On May 6, Lebanon held parliamentary polls—its first in nine years—under a new electoral law. I served as an international observer with the National Democratic Institute’s (NDI) mission. It was a unique opportunity to witness firsthand Lebanon’s complex political system. Deployed to Zahle, a multi-confessional district in eastern Lebanon, I gained a deeper appreciation of the election’s enormous challenges and limited bright spots.

Lebanese protesters with Lebanese flag. (Photo Credit: Jeff Merheb / Shutterstock.com)

The parliamentary vote came at a time of enormous flux and tension, both regionally and inside Lebanon. In the region, the Syrian conflict, now in it’s eighth year, has entered its most dangerous phase. Rising tensions between Israel and Iran have led to escalating hostilities inside Syria that could spiral out of control and engulf Lebanon. Meanwhile, Lebanon’s domestic challenges include hosting more than one million Syrian refugees, a flagging economy, and widespread corruption.

Lebanese Citizens Remain Skeptical

The election—the first to occur in nearly a decade—was governed by a new electoral law, which retains key aspects of Lebanon’s complex confessional system, but also introduces important changes. Two key reforms stand out: proportional representation and a pre-printed ballot. In theory, proportional representation facilitates the election of independent candidates, while the pre-printed ballot inhibits vote buying by making it more difficult to track how people vote.

The reality was far different. Indeed, many Lebanese remained skeptical that the election would usher in significant change. Their skepticism was well-founded as unofficial results indicate that independents and women made only small, albeit notable gains.

More telling was the conduct on Election Day. Importantly, our NDI team found that voting was “generally calm” and that despite reported inconsistencies, “none of the shortcomings would appear to have had a significant effect on the outcome of the election.”

At the same time, Election Day atmospherics depicted a mixed picture. Despite the first time use of pre-printed ballots, voters appeared relatively comfortable with the new ballots. In the polling station where I observed ballot counting, relatively few ballots were annulled due to voter error.

Yet, the overbearing role of candidate agents at nearly every polling station I observed served as a powerful reminder of the patronage networks animating Lebanon’s election. Voting often had a transactional quality to it—an act defined more by an expectation of patronage in exchange for a vote rather than an expression of democratic will. While I did not witness directly any instance of vote buying, I did hear numerous allegations of the practice.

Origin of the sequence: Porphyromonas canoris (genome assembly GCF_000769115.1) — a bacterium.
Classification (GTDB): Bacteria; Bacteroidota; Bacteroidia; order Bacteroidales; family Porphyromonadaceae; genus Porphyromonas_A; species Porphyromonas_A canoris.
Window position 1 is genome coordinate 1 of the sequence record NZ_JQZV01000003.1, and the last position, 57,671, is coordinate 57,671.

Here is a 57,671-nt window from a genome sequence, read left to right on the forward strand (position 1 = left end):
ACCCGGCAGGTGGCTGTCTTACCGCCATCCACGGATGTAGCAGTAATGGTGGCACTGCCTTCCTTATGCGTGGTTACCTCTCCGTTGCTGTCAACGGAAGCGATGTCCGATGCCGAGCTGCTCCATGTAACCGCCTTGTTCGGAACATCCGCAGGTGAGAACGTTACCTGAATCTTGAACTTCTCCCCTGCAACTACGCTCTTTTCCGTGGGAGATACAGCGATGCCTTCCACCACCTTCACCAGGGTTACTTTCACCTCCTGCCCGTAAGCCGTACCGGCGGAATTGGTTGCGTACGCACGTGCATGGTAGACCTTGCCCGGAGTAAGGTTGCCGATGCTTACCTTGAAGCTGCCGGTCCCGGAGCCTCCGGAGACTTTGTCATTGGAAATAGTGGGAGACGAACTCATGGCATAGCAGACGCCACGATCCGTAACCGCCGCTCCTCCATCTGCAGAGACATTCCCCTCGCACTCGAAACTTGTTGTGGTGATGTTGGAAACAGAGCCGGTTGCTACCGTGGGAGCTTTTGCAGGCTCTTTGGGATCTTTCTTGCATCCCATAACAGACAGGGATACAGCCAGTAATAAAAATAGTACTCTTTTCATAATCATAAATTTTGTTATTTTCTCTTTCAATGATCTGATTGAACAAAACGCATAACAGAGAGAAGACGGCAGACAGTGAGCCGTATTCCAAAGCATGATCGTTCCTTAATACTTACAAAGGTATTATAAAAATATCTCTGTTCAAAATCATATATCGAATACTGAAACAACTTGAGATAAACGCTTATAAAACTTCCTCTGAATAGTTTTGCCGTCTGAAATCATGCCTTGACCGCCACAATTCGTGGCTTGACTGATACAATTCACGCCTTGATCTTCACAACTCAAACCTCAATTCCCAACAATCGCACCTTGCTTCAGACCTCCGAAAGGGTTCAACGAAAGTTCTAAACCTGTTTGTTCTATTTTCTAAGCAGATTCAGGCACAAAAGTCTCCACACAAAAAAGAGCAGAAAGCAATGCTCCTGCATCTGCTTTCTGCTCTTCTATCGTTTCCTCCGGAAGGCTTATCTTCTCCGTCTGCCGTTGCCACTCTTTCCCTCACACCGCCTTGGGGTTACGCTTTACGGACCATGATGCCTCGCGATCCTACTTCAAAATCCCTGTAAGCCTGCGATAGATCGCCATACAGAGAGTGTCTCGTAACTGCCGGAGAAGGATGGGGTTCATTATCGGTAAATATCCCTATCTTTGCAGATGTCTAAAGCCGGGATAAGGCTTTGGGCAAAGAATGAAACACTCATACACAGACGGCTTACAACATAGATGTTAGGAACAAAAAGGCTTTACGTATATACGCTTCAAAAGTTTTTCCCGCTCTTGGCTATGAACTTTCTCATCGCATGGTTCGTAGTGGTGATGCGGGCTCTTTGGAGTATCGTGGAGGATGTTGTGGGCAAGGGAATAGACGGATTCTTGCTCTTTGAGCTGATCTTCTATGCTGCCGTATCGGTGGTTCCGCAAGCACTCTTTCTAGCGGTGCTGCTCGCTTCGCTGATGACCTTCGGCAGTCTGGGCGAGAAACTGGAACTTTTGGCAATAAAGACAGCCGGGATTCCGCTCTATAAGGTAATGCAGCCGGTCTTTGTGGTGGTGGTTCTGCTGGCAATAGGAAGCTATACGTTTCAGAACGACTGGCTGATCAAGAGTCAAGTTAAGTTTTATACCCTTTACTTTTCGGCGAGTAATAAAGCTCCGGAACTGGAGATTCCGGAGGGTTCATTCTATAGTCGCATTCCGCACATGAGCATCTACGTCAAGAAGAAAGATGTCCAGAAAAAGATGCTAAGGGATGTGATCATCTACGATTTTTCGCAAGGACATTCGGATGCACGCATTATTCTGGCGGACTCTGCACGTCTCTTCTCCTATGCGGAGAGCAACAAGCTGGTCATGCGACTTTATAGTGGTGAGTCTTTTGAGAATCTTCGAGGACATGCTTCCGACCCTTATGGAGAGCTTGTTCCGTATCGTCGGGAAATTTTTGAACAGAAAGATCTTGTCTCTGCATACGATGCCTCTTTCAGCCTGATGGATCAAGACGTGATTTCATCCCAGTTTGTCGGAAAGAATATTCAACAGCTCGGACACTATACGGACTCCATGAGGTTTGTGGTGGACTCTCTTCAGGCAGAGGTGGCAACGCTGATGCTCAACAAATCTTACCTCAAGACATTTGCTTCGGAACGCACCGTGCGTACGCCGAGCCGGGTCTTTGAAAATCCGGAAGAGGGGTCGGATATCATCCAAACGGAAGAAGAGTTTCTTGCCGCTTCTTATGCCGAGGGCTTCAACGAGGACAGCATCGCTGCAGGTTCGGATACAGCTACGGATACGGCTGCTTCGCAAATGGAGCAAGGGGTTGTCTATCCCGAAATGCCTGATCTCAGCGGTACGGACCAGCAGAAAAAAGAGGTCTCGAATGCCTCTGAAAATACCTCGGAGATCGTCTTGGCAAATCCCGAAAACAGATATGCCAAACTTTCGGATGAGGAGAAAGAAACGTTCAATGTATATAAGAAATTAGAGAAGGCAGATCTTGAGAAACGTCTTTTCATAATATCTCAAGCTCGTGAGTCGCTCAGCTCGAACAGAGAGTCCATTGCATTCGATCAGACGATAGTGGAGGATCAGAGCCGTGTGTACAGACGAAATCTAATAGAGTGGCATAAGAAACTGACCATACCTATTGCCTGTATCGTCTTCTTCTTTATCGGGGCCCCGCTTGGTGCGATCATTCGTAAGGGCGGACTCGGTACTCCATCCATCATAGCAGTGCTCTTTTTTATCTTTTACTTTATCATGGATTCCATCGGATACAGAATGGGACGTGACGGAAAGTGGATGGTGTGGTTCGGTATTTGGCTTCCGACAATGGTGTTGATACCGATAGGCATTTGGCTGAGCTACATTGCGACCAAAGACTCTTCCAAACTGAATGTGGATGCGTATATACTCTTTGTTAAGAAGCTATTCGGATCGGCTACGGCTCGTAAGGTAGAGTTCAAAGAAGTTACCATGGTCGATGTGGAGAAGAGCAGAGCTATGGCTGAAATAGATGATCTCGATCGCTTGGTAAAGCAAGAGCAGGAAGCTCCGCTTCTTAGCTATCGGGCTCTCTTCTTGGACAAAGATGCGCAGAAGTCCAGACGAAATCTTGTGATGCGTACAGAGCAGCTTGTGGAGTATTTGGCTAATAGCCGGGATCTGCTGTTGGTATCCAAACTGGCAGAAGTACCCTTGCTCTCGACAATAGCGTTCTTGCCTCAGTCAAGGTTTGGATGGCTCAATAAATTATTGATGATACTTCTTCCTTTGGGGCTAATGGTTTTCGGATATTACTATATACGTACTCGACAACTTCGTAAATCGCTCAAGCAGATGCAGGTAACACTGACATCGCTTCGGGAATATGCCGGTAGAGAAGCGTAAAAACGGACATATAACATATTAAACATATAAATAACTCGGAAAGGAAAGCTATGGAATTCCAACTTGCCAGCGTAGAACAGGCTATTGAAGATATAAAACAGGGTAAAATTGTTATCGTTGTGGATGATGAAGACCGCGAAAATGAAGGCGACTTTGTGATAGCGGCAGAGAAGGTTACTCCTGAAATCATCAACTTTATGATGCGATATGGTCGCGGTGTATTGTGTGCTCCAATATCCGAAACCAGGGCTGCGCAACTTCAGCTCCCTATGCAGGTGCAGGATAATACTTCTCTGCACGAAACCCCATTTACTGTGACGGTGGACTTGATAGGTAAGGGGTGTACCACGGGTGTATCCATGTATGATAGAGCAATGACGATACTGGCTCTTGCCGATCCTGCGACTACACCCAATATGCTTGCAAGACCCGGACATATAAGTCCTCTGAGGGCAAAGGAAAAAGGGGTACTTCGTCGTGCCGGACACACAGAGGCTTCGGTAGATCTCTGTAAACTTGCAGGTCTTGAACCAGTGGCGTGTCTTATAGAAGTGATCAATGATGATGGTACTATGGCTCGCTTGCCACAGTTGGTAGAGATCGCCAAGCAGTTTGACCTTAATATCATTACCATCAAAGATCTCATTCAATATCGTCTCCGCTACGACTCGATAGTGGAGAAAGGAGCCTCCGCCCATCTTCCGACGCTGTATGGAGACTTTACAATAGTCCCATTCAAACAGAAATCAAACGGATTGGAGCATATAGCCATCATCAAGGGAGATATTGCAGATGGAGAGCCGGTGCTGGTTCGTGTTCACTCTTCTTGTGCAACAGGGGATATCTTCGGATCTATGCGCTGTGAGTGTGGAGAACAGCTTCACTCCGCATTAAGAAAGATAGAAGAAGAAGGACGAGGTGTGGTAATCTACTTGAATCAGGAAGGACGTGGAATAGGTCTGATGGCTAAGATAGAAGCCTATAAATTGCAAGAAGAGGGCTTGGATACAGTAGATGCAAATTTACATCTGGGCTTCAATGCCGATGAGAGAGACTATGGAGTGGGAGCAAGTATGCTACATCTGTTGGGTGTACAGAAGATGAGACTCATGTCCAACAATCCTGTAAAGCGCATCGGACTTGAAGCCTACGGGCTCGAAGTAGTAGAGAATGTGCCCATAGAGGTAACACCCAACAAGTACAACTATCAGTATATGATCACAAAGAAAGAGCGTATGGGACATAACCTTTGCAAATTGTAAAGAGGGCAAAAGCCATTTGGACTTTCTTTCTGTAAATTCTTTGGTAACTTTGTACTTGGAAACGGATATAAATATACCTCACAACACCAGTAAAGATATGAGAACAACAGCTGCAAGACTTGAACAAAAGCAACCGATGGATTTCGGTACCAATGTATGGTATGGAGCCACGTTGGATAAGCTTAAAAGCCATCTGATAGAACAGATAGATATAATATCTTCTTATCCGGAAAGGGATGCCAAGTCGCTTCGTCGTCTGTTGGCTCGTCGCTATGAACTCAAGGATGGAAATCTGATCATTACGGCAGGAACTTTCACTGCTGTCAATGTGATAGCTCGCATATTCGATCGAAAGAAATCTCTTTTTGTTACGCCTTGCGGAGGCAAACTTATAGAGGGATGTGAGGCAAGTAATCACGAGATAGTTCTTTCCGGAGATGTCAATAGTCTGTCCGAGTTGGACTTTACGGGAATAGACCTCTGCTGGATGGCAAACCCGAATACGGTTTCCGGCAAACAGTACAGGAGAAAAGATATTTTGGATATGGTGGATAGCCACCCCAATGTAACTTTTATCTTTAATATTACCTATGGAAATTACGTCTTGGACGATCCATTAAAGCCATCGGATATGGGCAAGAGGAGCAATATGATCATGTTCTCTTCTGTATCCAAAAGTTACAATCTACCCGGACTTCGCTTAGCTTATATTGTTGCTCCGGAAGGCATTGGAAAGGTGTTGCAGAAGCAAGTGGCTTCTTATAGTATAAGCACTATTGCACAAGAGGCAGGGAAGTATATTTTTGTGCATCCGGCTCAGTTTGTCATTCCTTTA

The aggressive role played by candidate agents suggests that clientelism is alive and well in Lebanon. Time and again, I would walk into polls dominated by these representatives—rarely fewer than a dozen per station. Wearing party swag from head to toe (literally), these agents would avidly track each person entering the station to vote, loudly confirming voter names and registration numbers on their lists.

While it would be difficult to ascertain how people voted, citizens may well have found it intimidating—or reassuring depending on the perspective—to be tracked so openly. In some instances, I observed voters greeting or waving to a particular party agent upon exiting the booth—likely an indicator that they had voted for that specific candidate with the expectation of the reward to follow.

This practice seems to prey particularly on the most vulnerable in society. For example, at a Sunni polling station for women I observed in Saadnayel, a particularly aggressive party agent collecting identity cards of elderly women, ensuring they were on the lists, and assigning a runner to accompany them into the booth to ensure they voted for their candidate. At one point, a polling official noted to one of these runners, “It seems you have at least five or six mothers!”

Hopeful Signs for Future Elections

Despite these issues, there were notable bright spots. In particular, the Lebanese security forces behaved with great professionalism in nearly all the areas I observed. They did not enter polling stations unless asked by polling officials and helped set an atmosphere of overall calm. When violence did break out in Zahle, they managed to successfully contain the outbreak of clashes without resorting to excessive force.

On the day before the election, a meeting I had with a candidate running as an independent captured both the challenges and the hope for future elections in Lebanon. This candidate hailed from Faour an impoverished Sunni tribal area in the Zahle district. Unlike other areas in the district, Faour was notable for its profound lack of basic services.

Sitting in a makeshift tented meeting space, the candidate and his constituents spoke passionately about their forgotten hamlet, noting that in the lead up to every election politicians make promises, but deliver nothing. This time was different, the villagers said proudly, because their candidate was one of their own, someone from their tribe who would truly represent them.

In the end, their candidate was unsuccessful, but their aspirations for a representative who understood their issues and would fight to address these challenges sets a standard for what future Lebanese elections should achieve. If candidate agents could apply the same skill and fervor to addressing their district’s longstanding ills rather than perpetuating a clientelist system, Lebanese elections might turn from being an exercise in patronage toward an effort at developing responsive and accountable governance.

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